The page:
Less drama, more LOVE

Occasionally I want to run away from all of the things (and humans), to live in the desert in relative solitude.

I suspect I’m not alone in this longing.

Connection is not an antidote to misanthropy.

I find it hard to endure people some days. Damned hard.

Guess I’m an introvert after all, notwithstanding the courtroom, boardroom, backroom advocacy and public speaking.

My life was simpler when it was just me and my dog living alone in a foreign country. So much simpler.

I miss simple.

I miss the joy of embracing a random moment, of not being pulled in 47 directions at once, of chasing a small, neurodiverse human with remarkable capacity for self endangerment, of not wondering where the love in my life went and how it got replaced with periodic drama and distress.

I miss love. Not Hollywood schlockery. Not the head over heels stuff. Love. Finding joy in the little things – favourite socks, clean teeth, crisp morning air, the first signs of Spring, random acts of kindness. Random acts of love.

I am done with the negative, the naysayers, the demands and the drivel. Done, I say.

Down with drama. I stand with LOVE.


(Re)learning to blog, community style

I miss blogging. And I need a space to be my current muddled, wonky-brained, visually impaired self. I’d like a safe one, but we take what we can get some days.

So… starting November 1, I’m joining the NanoPoblanos and committing to blog… maybe 10 days of posts, 10 days of commenting and 10 days of reading/sharing, or maybe 30 days of blogging, 10 or more days of commenting, reading, sharing. We’ll see what I can manage.

Here’s the inspiration and back story, if you want to take part too or become a cheer pepper: https://rarasaur.com/2019/10/14/10-10-10-new-format-to-our-nablopomo/

Worst Birthday Ever

The day before my birthday (in early September) I spent 8.5 hours at the emergency after 45 minutes with my usual eye doctor who could not stop my eyes from seeing double, occasionalily triple and more. My optometrist said he was fairly certain it was neurological and told me I should go to emergency at the local hhospital where eye emergencies, surgery and specialist care are handled.

Sure, he isnt an MD. Still, I started to cry. Then I got a ride to ER.

The wildly blurry, nausea and anxiety inducing vision changes started after I caught some virus that made my head hurt so badly I could not get out of bed and took gobsmacking doses of painkillers for several days. I had never had such bad headaches except quitting caffeine and these were way more intense.

The ER doctor of course had no idea what was wrong with me and chastised my optometrist for sending me to Emergency instead of calling an Ophthalmologist. I nodded, not explaining that the optometrist had said if he referred me I’d be waiting weeks at best, even on an urgent referral.

Ah, public health care. Time sensitive it does not do well. (More on that below.)

ER doc made a call and gotvme an appointment the next day with the on call Opthalmologist at the specialist eye clinic in the same hospital.

In the Uber on my way to that appointment the next morning, my driver asked why I was going to hospital, visiting someone? I said no I have to see an eye specialist. He asked why. I said, simply, I have double vision.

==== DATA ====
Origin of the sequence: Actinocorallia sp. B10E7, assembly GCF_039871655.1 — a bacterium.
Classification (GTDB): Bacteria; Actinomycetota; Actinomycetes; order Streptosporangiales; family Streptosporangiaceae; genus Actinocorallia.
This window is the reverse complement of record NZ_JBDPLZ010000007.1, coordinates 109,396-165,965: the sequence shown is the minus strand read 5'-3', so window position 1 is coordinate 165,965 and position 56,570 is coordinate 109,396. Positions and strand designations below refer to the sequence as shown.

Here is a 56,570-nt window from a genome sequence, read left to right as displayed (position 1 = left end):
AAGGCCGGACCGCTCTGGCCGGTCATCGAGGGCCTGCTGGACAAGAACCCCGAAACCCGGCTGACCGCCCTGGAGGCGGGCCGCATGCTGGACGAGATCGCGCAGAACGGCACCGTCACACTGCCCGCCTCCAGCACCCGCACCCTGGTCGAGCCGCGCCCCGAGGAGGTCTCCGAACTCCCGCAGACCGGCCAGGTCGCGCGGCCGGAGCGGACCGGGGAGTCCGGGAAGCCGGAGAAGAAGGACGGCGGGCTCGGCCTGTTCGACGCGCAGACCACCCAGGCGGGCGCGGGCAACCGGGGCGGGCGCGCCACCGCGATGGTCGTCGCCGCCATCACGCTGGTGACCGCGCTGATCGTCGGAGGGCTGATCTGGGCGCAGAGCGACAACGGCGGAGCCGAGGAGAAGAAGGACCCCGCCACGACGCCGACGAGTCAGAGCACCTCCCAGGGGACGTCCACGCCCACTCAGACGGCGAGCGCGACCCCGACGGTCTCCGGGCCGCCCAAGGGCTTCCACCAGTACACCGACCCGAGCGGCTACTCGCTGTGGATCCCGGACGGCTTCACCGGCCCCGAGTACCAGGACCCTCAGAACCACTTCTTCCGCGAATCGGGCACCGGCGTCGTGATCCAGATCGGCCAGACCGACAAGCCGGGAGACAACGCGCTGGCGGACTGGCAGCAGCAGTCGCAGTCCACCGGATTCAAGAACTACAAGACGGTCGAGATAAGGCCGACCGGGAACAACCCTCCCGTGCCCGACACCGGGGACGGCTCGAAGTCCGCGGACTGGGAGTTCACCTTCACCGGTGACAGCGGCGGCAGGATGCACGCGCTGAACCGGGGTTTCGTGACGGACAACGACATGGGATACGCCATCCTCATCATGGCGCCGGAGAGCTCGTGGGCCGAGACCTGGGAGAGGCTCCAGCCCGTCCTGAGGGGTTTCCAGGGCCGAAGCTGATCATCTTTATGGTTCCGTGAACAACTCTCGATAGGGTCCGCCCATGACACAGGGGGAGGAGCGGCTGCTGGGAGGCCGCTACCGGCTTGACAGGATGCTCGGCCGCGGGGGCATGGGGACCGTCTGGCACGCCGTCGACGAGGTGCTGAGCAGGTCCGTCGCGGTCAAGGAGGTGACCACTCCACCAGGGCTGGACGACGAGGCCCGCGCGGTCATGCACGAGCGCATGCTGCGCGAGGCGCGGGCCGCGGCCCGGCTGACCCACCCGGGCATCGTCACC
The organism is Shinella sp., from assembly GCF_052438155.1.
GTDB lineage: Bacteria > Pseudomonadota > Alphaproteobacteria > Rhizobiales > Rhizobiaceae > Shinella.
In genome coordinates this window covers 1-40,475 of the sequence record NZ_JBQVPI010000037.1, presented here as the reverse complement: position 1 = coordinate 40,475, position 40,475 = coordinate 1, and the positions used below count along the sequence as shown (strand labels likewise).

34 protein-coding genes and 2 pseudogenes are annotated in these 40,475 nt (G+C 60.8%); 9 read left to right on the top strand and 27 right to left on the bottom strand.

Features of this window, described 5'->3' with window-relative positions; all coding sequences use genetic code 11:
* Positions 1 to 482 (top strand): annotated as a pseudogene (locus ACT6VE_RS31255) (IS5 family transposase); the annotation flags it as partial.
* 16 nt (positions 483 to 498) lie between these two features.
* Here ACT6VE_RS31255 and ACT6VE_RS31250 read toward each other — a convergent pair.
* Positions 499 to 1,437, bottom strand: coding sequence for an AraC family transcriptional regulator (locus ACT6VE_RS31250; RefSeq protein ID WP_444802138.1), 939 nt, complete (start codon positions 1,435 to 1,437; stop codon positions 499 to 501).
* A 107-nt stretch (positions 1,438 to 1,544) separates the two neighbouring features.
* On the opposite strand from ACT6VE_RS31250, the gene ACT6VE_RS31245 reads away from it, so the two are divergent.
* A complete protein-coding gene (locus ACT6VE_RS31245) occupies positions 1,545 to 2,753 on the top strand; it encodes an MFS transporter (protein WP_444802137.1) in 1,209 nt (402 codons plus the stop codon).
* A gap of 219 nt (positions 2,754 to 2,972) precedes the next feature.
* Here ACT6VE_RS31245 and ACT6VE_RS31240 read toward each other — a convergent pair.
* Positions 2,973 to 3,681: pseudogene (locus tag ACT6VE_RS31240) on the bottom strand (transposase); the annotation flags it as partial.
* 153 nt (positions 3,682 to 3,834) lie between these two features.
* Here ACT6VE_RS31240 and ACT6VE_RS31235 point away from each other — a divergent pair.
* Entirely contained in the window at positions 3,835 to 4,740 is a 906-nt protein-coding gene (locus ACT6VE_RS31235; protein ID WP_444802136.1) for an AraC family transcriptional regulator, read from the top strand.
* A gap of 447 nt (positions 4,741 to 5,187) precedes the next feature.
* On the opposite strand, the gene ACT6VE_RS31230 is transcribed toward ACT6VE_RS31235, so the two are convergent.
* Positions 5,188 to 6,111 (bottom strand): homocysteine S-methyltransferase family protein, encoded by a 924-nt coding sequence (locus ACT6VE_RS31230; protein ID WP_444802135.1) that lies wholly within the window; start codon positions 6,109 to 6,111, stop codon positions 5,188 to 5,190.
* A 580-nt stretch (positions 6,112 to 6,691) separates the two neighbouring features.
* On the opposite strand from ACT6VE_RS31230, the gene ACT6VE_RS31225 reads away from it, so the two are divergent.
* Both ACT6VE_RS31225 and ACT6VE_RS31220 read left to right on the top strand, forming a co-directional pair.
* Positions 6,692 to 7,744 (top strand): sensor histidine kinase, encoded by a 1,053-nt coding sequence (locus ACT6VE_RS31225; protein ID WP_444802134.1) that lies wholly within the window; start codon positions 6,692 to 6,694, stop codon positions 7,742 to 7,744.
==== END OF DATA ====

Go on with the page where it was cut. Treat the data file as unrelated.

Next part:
He immediately described symptoms that sounded identical to mine after having said that he once had terrible double vision all of a sudden. I asked if he saw a doctor. He had. I asked what had caused it. A stroke, he said, but he had no other symptoms. His double vision cleared up in it’s own a week later.

I’ve had this for about a month now. It got progressively worse over the first week and hasn’t changed much since.

It is neurological, said the Ophthalmologist after many tests and various visits from an Orthoptist and another eye clinic technician whose title I forget.

He referred me for a CT scan of my brain and orbitals (eye sockets), although he has since called me to tell me: (1) I have a CT scheduled for March 2020 that he is trying to get changed to October); and (2) that an MRI would be bbetter but he referred me for CT because the wait for MRI would be even longer. I’ve asked about paying privlately. It is complicated but last week he said we can look at finding a private neural-radiologist if he cannot get an earlier date than March 2020.

Meanwhile… 6 hours into day 2 of my tine spent at hospital earlier this month, I was given (and have to pay for) and still have a fresnel prism in the right lens of my eye. This is a plastic film with dinosaur-like ridges or lines that create a prism to help my brain see one image blurrily but not 2, 3 or more. The Orthoptwist at the eye clinic in the hospital installed it after the Ophthalmologist told me:

(1) I have a partial palsy (paralysis) in one of the six nerves connected to my right eye and mild strabismus, in both eyes but worse in the right one; and

(2) I need to take a low dose aspirin every day until we know why.

I immediately asked if he suggested the low dose aspirin because he thought I’d had a stroke. He said “we can’t rule that out so until we know you should just take it.”

Between the hospital and my regular doctor, Multiple Sclerosis, Myasthenia Gravis, Diabetes, kidney disease and hypertension have been ruled out. Stroke (transient ischemic attack or mini stroke, to be more precise), aneurysm, tumor and other brain injury are still on the table as potential causes. I’ve had no recent blows to the head or other head trauma.

When the lab technician at the hospital who drew my blood after this news was delivered (to check kidney function and rule out kidney disease causing stroke, if I understood the Opthalmologist correctly – I was pretty stunned by then) wished me a happy birthday, I burst into ugly tears. His distress – like my own – was palpable. It had been a really bad day.

I have been struggling. I cant drive safely as I cant see well and my brain gets tired trying to do so. I am scared. I had requested mental health support. It would be an understatement to admit that doing so has not been a good experience.

At one point I considered how great it would be if I could do graduate research and a thesis on how the medical profession in my country and maybe others renders professional, articulate women invisible. If you can explain clearly and haven’t fallen apart completely yet, you must be fine.